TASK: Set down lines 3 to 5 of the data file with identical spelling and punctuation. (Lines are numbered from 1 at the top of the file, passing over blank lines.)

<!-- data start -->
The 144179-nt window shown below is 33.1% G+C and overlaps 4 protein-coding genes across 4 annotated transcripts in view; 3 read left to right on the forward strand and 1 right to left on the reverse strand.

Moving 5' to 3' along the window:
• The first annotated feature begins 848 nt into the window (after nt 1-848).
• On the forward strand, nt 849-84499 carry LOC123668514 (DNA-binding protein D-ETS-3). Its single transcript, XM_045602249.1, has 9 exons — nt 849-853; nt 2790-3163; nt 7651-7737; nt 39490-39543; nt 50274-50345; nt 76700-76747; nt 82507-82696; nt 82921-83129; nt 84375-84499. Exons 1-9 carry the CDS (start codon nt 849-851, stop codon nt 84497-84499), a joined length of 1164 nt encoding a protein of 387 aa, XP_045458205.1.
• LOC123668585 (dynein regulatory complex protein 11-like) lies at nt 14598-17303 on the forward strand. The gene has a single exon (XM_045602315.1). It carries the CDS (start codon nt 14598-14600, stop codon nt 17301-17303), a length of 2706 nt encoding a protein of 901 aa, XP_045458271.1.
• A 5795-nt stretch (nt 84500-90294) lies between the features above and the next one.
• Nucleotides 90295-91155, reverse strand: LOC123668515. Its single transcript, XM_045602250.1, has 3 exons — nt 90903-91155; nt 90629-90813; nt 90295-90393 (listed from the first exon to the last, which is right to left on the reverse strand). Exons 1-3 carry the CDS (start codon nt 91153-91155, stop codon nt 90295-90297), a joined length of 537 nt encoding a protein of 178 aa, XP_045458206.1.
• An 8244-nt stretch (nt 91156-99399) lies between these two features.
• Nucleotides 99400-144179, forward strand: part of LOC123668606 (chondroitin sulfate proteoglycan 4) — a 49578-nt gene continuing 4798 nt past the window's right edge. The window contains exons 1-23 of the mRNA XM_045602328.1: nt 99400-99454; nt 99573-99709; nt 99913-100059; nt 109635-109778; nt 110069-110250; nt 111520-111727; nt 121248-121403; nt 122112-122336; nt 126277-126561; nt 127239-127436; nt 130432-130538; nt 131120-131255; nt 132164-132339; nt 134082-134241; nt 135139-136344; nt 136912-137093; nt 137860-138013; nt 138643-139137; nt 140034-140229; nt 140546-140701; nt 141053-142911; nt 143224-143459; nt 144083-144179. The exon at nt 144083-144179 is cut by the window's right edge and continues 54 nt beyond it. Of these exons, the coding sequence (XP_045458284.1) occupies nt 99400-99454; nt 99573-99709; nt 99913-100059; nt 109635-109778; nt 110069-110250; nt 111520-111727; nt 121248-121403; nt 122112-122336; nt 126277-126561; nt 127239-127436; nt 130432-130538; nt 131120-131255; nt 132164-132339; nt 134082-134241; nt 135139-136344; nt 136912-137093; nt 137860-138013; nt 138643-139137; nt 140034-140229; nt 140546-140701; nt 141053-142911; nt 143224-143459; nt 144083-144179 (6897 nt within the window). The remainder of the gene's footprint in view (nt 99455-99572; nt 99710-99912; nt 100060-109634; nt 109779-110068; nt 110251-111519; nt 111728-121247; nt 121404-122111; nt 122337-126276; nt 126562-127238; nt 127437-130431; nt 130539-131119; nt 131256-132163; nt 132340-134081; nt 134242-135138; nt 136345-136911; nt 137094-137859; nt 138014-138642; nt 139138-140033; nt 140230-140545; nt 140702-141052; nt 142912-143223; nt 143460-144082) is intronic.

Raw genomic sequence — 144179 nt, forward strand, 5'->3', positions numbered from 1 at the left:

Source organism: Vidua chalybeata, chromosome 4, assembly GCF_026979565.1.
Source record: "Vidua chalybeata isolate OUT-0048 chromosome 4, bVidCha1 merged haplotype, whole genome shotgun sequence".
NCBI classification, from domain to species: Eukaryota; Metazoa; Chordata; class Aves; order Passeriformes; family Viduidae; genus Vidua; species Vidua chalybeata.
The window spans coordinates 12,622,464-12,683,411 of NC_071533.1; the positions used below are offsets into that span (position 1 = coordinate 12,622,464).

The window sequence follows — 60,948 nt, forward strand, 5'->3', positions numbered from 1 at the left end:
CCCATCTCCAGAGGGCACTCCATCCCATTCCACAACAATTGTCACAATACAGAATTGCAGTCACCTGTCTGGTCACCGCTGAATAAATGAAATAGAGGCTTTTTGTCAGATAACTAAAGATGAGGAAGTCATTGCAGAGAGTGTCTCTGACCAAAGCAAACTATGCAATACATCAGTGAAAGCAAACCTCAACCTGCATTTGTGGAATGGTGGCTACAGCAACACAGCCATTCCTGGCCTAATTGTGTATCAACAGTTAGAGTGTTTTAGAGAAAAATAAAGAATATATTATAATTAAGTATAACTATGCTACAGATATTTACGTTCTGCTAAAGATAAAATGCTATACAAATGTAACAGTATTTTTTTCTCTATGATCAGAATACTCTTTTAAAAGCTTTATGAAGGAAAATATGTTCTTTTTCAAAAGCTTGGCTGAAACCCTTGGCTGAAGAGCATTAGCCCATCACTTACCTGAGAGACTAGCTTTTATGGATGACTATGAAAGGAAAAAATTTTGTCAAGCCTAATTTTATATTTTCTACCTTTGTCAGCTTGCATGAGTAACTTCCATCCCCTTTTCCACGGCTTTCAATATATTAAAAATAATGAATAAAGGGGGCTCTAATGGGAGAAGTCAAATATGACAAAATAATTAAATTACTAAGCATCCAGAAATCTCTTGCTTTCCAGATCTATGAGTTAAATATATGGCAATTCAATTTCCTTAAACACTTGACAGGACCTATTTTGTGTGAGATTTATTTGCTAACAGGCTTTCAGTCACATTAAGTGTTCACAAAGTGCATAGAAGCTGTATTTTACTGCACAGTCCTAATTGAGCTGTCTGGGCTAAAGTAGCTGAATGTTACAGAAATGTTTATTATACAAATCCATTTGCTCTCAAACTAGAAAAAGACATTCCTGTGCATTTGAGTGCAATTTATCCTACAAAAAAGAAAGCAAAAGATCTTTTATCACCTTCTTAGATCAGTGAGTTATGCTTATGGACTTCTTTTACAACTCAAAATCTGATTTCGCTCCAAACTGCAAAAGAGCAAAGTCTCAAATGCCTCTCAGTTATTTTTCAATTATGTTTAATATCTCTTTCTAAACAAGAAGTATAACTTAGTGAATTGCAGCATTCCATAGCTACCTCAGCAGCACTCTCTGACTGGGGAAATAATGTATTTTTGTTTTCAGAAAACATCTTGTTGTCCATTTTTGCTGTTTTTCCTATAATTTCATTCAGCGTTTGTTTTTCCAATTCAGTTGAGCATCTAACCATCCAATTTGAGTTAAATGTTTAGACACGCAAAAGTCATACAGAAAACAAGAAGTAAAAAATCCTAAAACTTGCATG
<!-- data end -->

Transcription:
• The first annotated feature begins 848 nt into the window (after nt 1-848).
• On the forward strand, nt 849-84499 carry LOC123668514 (DNA-binding protein D-ETS-3). Its single transcript, XM_045602249.1, has 9 exons — nt 849-853; nt 2790-3163; nt 7651-7737; nt 39490-39543; nt 50274-50345; nt 76700-76747; nt 82507-82696; nt 82921-83129; nt 84375-84499. Exons 1-9 carry the CDS (start codon nt 849-851, stop codon nt 84497-84499), a joined length of 1164 nt encoding a protein of 387 aa, XP_045458205.1.
• LOC123668585 (dynein regulatory complex protein 11-like) lies at nt 14598-17303 on the forward strand. The gene has a single exon (XM_045602315.1). It carries the CDS (start codon nt 14598-14600, stop codon nt 17301-17303), a length of 2706 nt encoding a protein of 901 aa, XP_045458271.1.